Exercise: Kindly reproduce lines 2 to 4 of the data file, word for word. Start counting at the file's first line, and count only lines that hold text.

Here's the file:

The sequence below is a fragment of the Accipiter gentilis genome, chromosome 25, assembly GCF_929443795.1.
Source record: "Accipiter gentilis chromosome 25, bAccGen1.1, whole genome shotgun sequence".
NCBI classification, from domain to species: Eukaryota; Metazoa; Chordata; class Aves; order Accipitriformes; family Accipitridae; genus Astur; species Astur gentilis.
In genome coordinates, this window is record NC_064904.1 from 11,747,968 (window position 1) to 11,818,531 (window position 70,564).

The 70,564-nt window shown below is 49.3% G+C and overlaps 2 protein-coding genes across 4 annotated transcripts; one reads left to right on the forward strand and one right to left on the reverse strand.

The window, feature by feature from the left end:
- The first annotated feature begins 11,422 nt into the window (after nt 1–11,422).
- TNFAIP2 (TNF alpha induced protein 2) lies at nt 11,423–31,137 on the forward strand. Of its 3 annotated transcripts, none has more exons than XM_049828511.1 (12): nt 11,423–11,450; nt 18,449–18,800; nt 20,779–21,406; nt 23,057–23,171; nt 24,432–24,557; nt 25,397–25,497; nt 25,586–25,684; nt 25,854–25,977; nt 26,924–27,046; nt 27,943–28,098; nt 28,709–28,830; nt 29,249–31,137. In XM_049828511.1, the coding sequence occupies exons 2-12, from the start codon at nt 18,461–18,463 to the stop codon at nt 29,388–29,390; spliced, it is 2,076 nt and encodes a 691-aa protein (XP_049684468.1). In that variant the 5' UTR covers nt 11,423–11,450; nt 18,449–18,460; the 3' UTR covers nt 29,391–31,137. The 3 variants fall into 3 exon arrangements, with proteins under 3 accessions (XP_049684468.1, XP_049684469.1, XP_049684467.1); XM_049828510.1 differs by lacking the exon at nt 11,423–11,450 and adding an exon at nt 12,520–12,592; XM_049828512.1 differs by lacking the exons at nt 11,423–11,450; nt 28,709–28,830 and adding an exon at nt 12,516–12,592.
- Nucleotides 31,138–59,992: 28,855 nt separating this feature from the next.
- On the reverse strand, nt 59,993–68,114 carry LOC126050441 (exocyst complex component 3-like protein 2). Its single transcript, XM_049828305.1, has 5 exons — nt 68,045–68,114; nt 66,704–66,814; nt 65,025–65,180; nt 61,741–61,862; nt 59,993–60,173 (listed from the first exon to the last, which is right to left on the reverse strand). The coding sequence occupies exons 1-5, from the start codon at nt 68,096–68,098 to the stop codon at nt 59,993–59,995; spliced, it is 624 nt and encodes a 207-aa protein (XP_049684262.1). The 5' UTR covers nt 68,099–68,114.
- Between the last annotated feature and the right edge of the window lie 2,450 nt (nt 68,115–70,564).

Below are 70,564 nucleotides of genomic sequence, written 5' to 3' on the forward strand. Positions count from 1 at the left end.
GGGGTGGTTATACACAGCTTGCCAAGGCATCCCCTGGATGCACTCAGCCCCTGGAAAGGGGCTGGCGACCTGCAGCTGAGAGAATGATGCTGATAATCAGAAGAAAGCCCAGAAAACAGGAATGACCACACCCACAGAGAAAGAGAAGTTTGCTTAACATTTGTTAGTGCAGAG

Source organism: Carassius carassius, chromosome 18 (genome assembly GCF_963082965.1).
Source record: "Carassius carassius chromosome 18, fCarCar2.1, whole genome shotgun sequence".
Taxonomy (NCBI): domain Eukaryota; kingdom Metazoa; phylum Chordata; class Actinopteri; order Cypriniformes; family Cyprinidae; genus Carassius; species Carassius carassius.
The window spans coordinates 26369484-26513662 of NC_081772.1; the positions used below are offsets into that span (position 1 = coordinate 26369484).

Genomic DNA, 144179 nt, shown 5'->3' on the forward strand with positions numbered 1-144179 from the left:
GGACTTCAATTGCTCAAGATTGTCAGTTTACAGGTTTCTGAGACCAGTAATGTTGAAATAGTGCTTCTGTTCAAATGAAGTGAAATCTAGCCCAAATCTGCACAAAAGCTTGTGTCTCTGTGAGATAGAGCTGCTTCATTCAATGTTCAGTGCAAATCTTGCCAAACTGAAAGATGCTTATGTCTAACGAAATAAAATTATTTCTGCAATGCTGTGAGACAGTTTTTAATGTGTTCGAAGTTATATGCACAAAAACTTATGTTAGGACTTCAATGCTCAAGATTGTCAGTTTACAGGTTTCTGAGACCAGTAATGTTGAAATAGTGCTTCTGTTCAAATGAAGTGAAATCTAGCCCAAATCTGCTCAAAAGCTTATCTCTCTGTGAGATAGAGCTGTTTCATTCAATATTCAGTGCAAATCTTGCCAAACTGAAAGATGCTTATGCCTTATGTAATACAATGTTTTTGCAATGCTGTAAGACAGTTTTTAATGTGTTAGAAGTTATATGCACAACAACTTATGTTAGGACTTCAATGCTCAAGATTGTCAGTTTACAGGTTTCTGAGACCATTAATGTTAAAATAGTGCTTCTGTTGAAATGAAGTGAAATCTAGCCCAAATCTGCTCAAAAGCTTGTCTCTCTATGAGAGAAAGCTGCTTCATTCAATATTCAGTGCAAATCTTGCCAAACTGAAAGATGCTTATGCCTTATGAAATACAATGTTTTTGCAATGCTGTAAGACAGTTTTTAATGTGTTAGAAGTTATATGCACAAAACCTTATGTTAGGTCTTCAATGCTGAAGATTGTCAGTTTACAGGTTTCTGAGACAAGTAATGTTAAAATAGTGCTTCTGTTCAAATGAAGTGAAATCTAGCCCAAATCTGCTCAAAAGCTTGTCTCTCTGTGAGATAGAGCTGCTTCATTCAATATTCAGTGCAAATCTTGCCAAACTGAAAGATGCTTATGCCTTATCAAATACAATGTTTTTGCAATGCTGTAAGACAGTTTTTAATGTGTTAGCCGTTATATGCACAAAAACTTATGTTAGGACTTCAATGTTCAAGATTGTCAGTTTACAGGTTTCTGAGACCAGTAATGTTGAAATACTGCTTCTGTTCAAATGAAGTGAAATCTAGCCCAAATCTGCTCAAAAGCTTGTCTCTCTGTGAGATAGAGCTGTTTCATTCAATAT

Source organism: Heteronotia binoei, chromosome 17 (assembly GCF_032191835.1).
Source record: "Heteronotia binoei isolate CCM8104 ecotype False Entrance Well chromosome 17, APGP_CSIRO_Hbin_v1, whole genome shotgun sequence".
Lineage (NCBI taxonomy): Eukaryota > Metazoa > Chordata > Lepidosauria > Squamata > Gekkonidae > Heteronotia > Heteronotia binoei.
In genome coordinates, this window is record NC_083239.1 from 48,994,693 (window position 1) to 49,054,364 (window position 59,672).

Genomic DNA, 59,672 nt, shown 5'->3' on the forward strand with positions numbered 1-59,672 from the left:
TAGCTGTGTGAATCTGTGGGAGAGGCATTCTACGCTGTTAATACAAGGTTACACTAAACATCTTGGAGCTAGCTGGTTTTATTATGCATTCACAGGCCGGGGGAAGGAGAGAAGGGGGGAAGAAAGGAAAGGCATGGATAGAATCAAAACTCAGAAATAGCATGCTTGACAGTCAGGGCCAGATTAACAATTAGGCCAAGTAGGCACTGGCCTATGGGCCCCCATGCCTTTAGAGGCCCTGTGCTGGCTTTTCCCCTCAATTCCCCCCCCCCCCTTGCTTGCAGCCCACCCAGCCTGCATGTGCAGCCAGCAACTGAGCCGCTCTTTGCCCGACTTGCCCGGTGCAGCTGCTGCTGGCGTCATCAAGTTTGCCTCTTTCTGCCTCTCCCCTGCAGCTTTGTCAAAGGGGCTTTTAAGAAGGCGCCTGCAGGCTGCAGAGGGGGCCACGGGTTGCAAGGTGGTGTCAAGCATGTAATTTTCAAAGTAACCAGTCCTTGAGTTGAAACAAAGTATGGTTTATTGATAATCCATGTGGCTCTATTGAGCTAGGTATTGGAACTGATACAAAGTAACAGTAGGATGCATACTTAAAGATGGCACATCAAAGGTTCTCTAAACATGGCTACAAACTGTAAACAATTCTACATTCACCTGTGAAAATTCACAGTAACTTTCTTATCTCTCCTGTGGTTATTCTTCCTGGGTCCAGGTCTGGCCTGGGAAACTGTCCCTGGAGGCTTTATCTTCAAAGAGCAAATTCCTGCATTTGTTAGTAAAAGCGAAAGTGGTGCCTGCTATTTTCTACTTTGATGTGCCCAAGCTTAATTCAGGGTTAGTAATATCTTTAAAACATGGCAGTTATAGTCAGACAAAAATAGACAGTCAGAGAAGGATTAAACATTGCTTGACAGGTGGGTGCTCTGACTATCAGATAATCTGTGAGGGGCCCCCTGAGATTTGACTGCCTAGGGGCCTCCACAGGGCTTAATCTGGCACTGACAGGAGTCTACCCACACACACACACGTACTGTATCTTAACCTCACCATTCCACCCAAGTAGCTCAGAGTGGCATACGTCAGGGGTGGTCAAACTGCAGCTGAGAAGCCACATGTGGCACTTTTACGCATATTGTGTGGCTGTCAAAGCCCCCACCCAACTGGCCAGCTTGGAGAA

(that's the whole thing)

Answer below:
Source record: "Accipiter gentilis chromosome 25, bAccGen1.1, whole genome shotgun sequence".
NCBI classification, from domain to species: Eukaryota; Metazoa; Chordata; class Aves; order Accipitriformes; family Accipitridae; genus Astur; species Astur gentilis.
In genome coordinates, this window is record NC_064904.1 from 11,747,968 (window position 1) to 11,818,531 (window position 70,564).